– Bekah Bass, Grand Manan, New Brunswick

More than I can count on my two hands and feet. As I’m lying on my bed, I have a direct view of the place I lived three years ago. As a freshman in college, I felt completely alone and cried nearly every night. It wasn’t until I moved into the Harriet E. Richards Cooperative House that I began the process of healing. This home has moved me in more ways than I can imagine and has given me a sense of community. Every day, I come home to 24 inspiring young girls who all have a story. It’s here where I learned I wasn’t alone in anything. 

– Cynthia Hass, New York, New York  

Why is it important to share experiences and stories with other people?

There is so much power in storytelling. It’s a way for us to discover ourselves. We can identify with the person or a situation, and suddenly we find that we aren’t so alone after all. The beautiful thing about a story is that it can be interpreted in so many different ways. It allows us to learn and discover what we need to do for ourselves in our own journey. Hearing the experiences of others helps you put words to your own story.

– Cassie Hoz, Houston, Texas

I like to say, “Smart people learn from their mistakes; smarter people learn from others’ mistakes.” It is by sharing stories and experiences that people perpetuate common knowledge and empower the next generation to start off where they finished as opposed to having them have to constantly reinvent the wheel.

– Nassim Kefi, Prague, Czech Republic

We get so consumed with thinking we are all alone in this journey. It is simply not true. Community makes us stronger and sharing our stories keeps us from thinking we are called to brave this thing called “life” alone.

– Hannah Brencher, Atlanta, Georgia

Leave a Reply

Comments (1)

  1. b.e.noll

    Community means that when you fall down…someone sees & hears it. Not for the purpose of pointing & laughing. Rather, for the purpose of coming to you, to reach out a hand to help you back up. It means sitting with the questions…when answers elude us. Even if all we do is sit together… in silence. It means when you hurt… I feel pain. When you cry…I cry too. When you celebrate…I celebrate with you…I celebrate…you.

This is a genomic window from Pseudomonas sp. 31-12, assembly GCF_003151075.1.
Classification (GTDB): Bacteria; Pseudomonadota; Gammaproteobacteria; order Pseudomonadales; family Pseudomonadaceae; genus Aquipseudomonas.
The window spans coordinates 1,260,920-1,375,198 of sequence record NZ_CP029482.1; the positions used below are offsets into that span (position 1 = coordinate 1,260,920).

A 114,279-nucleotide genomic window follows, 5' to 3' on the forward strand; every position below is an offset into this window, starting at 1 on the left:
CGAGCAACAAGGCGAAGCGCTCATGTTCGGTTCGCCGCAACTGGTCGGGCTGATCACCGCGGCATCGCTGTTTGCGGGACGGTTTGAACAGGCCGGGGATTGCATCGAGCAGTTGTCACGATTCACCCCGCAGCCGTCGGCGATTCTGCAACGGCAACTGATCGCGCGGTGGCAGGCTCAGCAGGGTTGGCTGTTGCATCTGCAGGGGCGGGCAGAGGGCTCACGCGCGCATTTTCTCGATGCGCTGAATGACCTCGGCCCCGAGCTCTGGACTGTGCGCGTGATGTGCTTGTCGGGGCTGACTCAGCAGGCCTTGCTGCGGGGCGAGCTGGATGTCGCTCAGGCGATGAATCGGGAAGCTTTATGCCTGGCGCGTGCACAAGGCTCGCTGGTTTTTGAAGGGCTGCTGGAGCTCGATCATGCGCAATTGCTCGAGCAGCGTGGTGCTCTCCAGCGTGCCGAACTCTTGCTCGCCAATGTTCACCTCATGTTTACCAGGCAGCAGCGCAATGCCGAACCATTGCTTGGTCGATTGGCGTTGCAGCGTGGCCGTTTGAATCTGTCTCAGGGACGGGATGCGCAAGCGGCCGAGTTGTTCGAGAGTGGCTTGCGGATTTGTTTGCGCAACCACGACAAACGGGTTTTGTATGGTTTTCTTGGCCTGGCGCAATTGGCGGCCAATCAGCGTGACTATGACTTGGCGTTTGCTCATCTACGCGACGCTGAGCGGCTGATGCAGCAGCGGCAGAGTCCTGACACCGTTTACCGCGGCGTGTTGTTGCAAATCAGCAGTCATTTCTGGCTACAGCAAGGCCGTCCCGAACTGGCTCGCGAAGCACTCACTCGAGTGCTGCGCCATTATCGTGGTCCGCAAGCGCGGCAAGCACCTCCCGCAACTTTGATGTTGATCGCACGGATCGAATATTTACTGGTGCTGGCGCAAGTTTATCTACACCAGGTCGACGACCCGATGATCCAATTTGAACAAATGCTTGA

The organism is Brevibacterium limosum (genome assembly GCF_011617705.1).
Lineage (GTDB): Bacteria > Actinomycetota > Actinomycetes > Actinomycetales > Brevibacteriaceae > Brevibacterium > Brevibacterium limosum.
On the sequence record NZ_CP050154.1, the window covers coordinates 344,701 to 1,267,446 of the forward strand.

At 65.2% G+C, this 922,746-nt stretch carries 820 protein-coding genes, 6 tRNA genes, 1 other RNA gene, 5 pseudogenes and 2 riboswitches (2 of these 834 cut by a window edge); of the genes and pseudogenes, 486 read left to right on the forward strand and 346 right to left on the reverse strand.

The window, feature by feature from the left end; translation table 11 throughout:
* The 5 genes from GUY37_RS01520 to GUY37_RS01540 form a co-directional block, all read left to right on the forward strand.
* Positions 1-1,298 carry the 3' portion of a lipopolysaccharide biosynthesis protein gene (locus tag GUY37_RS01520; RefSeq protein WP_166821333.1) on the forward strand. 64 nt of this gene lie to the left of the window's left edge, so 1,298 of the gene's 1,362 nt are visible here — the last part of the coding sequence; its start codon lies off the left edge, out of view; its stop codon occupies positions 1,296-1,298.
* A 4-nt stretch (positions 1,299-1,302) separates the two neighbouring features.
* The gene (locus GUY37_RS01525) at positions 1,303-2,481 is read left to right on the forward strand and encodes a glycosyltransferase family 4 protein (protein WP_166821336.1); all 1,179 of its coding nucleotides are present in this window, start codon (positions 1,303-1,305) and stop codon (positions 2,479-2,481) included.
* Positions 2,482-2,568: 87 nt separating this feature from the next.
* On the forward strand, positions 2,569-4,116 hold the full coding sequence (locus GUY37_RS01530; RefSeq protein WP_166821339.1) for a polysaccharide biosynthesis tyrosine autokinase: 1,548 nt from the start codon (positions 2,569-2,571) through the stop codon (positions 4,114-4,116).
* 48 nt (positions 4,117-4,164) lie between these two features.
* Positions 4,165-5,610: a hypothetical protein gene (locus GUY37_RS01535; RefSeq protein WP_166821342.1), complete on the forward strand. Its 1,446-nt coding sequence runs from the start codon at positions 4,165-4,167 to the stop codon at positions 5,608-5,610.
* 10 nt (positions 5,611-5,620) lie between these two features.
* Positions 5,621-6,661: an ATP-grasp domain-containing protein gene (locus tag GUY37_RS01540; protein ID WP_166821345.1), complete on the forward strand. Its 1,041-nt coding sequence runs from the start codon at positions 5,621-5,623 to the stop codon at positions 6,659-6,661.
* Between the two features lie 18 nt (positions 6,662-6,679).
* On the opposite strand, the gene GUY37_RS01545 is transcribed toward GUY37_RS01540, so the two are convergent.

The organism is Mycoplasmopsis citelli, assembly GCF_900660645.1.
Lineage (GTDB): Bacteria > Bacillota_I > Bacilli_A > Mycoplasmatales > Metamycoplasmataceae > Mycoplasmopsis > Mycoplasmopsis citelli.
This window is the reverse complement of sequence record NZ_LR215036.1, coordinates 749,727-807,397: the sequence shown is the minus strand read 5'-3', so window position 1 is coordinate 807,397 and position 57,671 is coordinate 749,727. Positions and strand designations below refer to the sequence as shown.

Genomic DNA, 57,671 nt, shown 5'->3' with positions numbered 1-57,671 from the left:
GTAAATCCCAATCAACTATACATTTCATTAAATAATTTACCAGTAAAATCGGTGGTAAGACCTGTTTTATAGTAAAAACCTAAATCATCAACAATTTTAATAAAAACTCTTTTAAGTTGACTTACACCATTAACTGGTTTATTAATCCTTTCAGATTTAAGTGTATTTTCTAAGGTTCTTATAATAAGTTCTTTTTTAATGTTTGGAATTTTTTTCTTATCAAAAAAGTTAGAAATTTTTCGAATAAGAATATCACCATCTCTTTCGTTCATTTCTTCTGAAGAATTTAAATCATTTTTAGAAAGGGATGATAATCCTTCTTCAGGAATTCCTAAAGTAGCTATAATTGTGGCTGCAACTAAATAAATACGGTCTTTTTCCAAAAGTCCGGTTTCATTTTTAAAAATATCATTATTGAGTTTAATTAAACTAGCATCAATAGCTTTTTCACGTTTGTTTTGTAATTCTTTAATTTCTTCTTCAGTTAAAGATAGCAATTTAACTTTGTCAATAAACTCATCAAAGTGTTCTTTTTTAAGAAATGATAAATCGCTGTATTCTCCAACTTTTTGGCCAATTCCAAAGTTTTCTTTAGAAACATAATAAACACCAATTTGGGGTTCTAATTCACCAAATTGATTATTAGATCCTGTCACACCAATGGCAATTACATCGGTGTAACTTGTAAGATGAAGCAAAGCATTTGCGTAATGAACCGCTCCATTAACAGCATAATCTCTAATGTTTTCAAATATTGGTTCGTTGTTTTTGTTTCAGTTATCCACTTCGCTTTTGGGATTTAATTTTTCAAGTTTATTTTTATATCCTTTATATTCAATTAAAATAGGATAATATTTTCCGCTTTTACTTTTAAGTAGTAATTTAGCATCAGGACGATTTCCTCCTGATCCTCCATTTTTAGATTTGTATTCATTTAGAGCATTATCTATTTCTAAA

It’s been said:
    “if a tree falls in a forest & no one is there to hear it, does it make a sound?”
    “No, it makes a noise. In order for it to make a sound, someone has to hear it.”
    It means that when you fall…you don’t make a noise.
    It means having people who want you…as you…being you.
    To quote my Mother [when I ask what I can do for her]:
    “All you need to do is: Be & breathe.”
    Just be here & breathe

    “where do I find it?”
    in my friends.
    in my Wed. night group of guys.
    in my family.
    …& I’m always shocked….& always glad.

    “Where does it find me?”
    in emails when something goes wrong. facebook notes or tweets…
    When my Mom or Dad are in the hospital. Or something similar. And I get a call….. “you ok, B? do you need anything? I’m here, man. Name it. Just call me, ok? Please?” [from a friend from group, or family, or others]
    They remind me… they live out the line from that U2 song: “…there is no them…there’s only us….”
    [thanks for all the posts this week]

    Reply  |  
Get Email Updates

Sign up for our newsletter to hear updates from our team and how you can help share the message of hope and help.